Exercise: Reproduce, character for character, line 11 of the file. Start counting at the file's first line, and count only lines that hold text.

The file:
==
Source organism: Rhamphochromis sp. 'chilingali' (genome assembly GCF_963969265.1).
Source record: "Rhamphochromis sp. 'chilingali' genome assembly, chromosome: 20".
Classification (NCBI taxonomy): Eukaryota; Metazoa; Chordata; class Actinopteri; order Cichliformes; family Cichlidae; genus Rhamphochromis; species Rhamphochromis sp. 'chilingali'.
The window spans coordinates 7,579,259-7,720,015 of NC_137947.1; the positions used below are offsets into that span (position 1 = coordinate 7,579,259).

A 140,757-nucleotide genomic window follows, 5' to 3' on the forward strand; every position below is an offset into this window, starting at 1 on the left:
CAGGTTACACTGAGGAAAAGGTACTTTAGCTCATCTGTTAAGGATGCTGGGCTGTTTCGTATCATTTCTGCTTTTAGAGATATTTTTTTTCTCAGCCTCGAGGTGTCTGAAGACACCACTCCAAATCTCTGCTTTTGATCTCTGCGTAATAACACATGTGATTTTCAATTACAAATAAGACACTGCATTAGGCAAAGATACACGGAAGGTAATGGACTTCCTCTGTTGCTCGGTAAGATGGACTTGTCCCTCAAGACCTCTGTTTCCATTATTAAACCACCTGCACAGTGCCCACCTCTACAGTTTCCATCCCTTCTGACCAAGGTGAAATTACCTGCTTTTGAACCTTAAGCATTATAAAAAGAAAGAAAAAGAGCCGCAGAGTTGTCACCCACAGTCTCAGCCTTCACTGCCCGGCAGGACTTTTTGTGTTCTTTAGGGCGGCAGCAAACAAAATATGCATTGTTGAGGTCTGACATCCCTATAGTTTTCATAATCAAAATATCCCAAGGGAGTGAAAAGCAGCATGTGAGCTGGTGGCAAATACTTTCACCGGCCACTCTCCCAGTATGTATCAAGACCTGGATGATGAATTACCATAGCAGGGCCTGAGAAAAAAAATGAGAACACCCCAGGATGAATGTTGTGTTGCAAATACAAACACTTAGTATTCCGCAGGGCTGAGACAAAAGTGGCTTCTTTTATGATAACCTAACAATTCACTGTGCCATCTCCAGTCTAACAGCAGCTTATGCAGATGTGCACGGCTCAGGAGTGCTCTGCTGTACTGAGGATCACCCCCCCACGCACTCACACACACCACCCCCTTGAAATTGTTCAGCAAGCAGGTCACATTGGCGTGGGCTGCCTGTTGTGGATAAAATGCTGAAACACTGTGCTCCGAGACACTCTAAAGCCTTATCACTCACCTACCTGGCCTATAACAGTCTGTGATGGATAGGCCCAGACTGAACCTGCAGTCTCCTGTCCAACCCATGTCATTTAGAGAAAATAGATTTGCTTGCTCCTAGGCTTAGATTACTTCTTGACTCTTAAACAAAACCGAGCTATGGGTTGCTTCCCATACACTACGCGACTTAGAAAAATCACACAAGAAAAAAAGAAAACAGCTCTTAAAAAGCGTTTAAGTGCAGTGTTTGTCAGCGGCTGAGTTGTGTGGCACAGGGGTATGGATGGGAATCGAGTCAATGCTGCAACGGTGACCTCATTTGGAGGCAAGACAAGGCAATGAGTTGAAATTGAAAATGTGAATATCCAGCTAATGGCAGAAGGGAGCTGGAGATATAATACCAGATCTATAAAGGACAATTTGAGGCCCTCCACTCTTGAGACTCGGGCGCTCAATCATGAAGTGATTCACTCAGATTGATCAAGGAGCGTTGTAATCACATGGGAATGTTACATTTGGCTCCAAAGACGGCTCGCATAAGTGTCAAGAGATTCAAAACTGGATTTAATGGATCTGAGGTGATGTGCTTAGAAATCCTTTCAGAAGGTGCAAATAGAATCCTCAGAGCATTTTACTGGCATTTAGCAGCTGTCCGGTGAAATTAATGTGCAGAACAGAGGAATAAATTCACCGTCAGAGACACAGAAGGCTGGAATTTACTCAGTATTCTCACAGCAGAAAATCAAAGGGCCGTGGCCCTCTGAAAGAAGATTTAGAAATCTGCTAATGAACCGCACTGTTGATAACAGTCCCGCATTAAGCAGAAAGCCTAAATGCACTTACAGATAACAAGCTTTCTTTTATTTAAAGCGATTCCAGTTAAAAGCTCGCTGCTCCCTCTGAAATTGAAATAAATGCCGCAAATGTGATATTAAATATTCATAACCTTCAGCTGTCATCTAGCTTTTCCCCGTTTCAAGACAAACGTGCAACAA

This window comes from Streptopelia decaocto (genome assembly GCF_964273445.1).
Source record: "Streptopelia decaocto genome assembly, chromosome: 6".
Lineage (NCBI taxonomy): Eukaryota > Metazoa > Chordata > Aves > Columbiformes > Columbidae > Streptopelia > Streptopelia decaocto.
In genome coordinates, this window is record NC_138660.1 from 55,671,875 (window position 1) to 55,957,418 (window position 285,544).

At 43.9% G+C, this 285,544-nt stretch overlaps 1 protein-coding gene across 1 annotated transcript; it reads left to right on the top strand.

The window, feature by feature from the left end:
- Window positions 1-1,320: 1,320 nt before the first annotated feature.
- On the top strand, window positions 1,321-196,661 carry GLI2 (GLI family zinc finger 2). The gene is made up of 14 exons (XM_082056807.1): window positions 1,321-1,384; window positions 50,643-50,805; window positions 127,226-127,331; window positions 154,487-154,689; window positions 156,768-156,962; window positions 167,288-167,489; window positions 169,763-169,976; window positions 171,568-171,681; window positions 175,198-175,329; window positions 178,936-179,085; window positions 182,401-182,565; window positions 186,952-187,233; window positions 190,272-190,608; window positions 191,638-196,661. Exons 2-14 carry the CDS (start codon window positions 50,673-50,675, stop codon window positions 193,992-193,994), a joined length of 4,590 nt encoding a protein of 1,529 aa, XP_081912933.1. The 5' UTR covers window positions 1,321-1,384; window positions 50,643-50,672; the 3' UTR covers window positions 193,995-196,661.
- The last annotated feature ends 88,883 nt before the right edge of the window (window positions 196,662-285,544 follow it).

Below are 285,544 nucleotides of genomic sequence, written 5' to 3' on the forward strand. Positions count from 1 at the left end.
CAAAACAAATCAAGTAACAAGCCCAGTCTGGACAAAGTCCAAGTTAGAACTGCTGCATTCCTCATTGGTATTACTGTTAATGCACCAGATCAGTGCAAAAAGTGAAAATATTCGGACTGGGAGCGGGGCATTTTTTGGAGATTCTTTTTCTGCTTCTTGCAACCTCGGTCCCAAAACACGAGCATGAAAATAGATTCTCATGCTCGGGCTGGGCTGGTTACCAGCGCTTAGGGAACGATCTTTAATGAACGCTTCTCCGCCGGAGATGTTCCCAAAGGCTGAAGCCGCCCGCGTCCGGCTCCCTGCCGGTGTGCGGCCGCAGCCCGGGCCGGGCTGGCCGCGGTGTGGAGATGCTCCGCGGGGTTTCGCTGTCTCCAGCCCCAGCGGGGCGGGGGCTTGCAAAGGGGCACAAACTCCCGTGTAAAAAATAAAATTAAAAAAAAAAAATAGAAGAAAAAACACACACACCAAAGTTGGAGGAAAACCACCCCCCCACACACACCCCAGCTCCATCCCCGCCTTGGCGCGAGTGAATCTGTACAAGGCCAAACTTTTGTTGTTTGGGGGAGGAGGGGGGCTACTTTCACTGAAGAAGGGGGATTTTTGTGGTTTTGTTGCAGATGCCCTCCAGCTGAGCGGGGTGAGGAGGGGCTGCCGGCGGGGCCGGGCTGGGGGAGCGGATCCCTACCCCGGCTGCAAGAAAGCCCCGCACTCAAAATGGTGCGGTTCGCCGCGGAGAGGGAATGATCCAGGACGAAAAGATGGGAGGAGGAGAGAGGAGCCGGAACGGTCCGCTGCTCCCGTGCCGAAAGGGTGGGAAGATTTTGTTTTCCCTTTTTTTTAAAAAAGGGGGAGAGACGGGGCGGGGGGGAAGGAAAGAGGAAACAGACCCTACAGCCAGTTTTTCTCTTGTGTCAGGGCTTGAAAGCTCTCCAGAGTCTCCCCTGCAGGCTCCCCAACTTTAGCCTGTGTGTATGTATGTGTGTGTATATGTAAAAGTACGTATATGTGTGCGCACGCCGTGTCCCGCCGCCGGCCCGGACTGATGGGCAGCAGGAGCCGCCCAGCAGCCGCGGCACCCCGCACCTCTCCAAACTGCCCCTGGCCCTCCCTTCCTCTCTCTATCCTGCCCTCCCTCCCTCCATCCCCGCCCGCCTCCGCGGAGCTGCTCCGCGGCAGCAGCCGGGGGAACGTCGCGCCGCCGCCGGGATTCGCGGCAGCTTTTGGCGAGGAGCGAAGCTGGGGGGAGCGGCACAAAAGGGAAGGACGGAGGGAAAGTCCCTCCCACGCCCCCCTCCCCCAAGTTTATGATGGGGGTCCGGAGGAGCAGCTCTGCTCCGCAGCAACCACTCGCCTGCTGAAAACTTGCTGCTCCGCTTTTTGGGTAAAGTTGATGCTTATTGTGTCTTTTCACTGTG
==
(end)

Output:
At 43.9% G+C, this 285,544-nt stretch overlaps 1 protein-coding gene across 1 annotated transcript; it reads left to right on the top strand.